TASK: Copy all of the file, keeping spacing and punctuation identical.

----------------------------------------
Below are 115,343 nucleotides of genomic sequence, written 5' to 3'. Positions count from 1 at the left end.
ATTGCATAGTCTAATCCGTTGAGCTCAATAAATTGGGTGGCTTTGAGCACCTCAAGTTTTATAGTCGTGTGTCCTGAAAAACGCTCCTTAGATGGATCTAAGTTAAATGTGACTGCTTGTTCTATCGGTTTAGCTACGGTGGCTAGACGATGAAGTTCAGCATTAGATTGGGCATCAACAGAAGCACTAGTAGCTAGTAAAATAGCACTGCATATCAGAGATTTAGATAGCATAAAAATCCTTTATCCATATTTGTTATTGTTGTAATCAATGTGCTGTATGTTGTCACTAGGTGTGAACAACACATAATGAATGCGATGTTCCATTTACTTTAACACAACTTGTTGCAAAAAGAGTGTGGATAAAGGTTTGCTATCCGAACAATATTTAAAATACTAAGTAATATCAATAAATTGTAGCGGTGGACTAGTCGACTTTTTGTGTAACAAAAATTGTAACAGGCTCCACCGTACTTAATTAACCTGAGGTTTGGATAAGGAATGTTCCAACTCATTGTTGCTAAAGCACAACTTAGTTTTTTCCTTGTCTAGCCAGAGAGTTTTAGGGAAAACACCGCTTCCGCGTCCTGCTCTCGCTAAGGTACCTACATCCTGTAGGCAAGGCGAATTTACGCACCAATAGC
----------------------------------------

Below are 115,343 nucleotides of genomic sequence, written 5' to 3'. Positions count from 1 at the left end.
ATTGCATAGTCTAATCCGTTGAGCTCAATAAATTGGGTGGCTTTGAGCACCTCAAGTTTTATAGTCGTGTGTCCTGAAAAACGCTCCTTAGATGGATCTAAGTTAAATGTGACTGCTTGTTCTATCGGTTTAGCTACGGTGGCTAGACGATGAAGTTCAGCATTAGATTGGGCATCAACAGAAGCACTAGTAGCTAGTAAAATAGCACTGCATATCAGAGATTTAGATAGCATAAAAATCCTTTATCCATATTTGTTATTGTTGTAATCAATGTGCTGTATGTTGTCACTAGGTGTGAACAACACATAATGAATGCGATGTTCCATTTACTTTAACACAACTTGTTGCAAAAAGAGTGTGGATAAAGGTTTGCTATCCGAACAATATTTAAAATACTAAGTAATATCAATAAATTGTAGCGGTGGACTAGTCGACTTTTTGTGTAACAAAAATTGTAACAGGCTCCACCGTACTTAATTAACCTGAGGTTTGGATAAGGAATGTTCCAACTCATTGTTGCTAAAGCACAACTTAGTTTTTTCCTTGTCTAGCCAGAGAGTTTTAGGGAAAACACCGCTTCCGCGTCCTGCTCTCGCTAAGGTACCTACATCCTGTAGGCAAGGCGAATTTACGCACCAATAGC